Probability Distributions > lognormal distribution

You may want to read this article first: Logarithms: What are they?

## What is a Lognormal Distribution?

A lognormal (log-normal or Galton) distribution is a probability distribution with a normally distributed logarithm. A random variable is lognormally distributed if its logarithm is normally distributed.

Skewed distributions with low mean values, large variance, and all-positive values often fit this type of distribution. Values must be positive as log(x) exists only for positive values of x.

The probability density function is defined by the mean μ and standard deviation, σ:

The shape of the lognormal distribution is defined by three parameters:

- σ, the shape parameter. Also the standard deviation for the lognormal, this affects the general shape of the distribution. Usually, these parameters are known from historical data. Sometimes, you might be able to estimate it with current data. The shape parameter doesn’t change the location or height of the graph; it just affects the overall shape.
- m, the scale parameter (this is also the median). This parameter shrinks or stretches the graph.
- Θ (or μ), the location parameter, which tells you where on the x-axis the graph is located.

The standard lognormal distribution has a location parameter of 0 and a scale parameter of 1 (shown in blue in the image below). If Θ = 0, the distribution is called a 2-parameter lognormal distribution.

## When are Lognormal Distributions Used?

The most commonly used (and the most familiar) distribution in science is the normal distribution. The familiar “bell curve” models many natural phenomenon, from the simple (weights or heights) to the more complex. For example, the following phenomenon can all be modeled with a lognormal distribution:

- Milk production by cows.
- Lives of industrial units with failure modes that are characterized by fatigue-stress.
- Amounts of rainfall.
- Size distributions of rainfall droplets.
- The volume of gas in a petroleum reserve.

Many more phenomenon can be modeled with the lognormal distribution, such as the length of latent periods of infectious disease or species abundance^{1}.

## Other Names for the Lognormal

Historically, the lognormal distribution has been called many names, including:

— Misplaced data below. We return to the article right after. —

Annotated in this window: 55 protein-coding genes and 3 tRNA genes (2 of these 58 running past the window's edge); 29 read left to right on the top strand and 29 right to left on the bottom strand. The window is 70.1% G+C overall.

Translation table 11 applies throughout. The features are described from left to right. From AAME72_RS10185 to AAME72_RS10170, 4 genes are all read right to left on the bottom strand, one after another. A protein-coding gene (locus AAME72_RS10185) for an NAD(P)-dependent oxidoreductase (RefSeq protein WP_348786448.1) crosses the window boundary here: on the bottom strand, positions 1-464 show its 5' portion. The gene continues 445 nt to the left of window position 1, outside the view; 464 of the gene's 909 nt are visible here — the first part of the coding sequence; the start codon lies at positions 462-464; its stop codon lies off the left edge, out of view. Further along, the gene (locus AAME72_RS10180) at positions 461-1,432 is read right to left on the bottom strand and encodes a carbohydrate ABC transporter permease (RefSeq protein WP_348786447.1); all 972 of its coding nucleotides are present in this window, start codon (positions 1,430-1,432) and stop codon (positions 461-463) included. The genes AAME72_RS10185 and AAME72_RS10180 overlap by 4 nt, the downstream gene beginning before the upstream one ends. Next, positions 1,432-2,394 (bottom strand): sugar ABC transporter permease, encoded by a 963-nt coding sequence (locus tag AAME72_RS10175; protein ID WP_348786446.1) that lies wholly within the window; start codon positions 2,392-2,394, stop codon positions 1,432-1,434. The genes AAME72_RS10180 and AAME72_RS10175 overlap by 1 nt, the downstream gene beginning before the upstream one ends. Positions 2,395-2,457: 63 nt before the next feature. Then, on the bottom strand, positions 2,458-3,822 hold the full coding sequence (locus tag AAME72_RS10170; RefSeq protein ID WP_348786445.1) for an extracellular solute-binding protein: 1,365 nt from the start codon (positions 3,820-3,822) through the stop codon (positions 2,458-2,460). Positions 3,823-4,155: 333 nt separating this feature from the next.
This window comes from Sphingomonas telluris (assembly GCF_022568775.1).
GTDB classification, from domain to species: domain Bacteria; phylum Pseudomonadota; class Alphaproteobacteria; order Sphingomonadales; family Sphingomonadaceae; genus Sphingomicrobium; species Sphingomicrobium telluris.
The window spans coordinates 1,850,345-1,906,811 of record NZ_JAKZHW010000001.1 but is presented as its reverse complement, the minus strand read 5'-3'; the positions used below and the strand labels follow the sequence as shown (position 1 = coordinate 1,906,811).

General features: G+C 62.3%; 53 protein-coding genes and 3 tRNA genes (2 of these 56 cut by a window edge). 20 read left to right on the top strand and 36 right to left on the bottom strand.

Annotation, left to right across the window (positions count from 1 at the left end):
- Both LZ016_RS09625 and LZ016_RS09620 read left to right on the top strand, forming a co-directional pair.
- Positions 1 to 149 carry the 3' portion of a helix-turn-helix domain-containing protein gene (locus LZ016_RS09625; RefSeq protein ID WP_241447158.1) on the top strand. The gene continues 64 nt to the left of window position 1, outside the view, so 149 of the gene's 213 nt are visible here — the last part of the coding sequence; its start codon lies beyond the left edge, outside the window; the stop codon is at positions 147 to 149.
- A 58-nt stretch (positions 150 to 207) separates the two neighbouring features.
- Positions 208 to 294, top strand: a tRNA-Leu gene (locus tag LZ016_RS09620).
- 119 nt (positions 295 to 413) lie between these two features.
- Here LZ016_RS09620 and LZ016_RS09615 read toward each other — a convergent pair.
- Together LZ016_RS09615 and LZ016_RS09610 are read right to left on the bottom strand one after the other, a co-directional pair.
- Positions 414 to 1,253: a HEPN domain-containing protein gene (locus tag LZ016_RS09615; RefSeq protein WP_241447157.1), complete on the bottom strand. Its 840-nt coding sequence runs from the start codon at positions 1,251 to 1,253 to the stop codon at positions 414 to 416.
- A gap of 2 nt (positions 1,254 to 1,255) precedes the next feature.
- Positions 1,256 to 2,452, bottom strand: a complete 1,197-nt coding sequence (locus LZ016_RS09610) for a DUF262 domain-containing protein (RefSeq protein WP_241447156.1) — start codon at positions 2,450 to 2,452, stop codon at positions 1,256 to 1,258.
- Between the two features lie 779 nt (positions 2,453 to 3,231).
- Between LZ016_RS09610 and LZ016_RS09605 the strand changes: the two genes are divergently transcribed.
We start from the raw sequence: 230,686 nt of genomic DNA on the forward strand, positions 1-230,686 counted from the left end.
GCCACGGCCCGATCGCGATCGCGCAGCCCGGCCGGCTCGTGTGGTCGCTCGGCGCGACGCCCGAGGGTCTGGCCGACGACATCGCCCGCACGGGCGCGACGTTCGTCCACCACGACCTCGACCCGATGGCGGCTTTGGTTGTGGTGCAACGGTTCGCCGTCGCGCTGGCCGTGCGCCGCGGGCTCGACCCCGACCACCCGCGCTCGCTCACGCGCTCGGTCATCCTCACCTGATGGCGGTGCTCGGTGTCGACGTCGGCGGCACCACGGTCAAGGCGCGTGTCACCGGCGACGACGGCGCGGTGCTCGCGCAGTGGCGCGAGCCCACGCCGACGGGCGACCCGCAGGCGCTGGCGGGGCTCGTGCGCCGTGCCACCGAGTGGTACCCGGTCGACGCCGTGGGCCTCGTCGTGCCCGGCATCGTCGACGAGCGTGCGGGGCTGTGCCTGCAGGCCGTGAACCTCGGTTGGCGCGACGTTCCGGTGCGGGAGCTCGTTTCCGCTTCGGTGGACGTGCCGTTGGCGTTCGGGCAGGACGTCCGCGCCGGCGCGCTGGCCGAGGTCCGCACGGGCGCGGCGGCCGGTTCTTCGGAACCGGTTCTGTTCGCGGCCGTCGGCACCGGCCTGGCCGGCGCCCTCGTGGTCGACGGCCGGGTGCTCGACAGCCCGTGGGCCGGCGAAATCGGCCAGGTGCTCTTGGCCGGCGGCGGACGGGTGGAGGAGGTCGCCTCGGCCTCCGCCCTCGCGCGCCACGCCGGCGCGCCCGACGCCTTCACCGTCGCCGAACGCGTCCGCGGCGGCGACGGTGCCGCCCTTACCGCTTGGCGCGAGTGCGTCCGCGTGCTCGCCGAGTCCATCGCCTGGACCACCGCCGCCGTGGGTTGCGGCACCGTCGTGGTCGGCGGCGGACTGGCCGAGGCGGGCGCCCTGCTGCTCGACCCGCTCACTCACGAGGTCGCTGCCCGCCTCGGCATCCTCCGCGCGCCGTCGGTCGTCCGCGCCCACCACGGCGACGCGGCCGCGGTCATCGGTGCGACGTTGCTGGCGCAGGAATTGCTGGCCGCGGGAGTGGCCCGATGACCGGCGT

- The
**Galton**or Galton’s distribution (after the Victorian statistician Francis Galton). **Galton-McAlister**distribution (McAlister was another Victorian statistician who published a description of the distribution with Galton).**Gibrat**distribution, after the 20th century French economist who showed that the logarithms of certain economic variables (like factory distribution by number of workers) followed a normal distribution.**Cobb-Douglas**distribution (after 20th century economists Charles Cobb and Paul Douglas). This term is used exclusively in economics, where it’s applied to production data.

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**Reference:**

Kalecki, M. On the Gibrat Distribution. Econometrica. Vol. 13, No. 2 (Apr., 1945), pp. 161-170

Log-normal Distributions across the Sciences: Keys and Clues. ECKHARD LIMPERT, WERNER A. STAHEL, AND MARKUS ABBT.

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where is the shape of density function and cumulative function for (3p) lognormal distribution?? thank you..

where is the shape of density function and cumulative function for (3p) lognormal distribution??

Hi, Batool,

A 3p lognormal distribution would have similar shapes to the graphs above, depending on your inputs. There are 3 parameters: shape, scale, and location. You set the scale and location, which stretch/shrink and move the graph. The final parameter, the shape parameter, depends on the standard deviation of your data. But, as noted above, that parameter will not change the shape of your graph much.

Stephanie

Years ago Fred Mosteller wrote an article in the journal Science with the title about the ubiquity of the lognormal distribution function. Do you know where i can find this?

I couldn’t find any hits in back issues for an article by Mosteller for the lognormal. Are you sure it was Science?

http://search.sciencemag.org/?q=mosteller%20lognormal

Is there a way to calculate a Z score for a lognormal distribution, like for a normal normal distribution?

There are some tables here. This guy also offers some examples.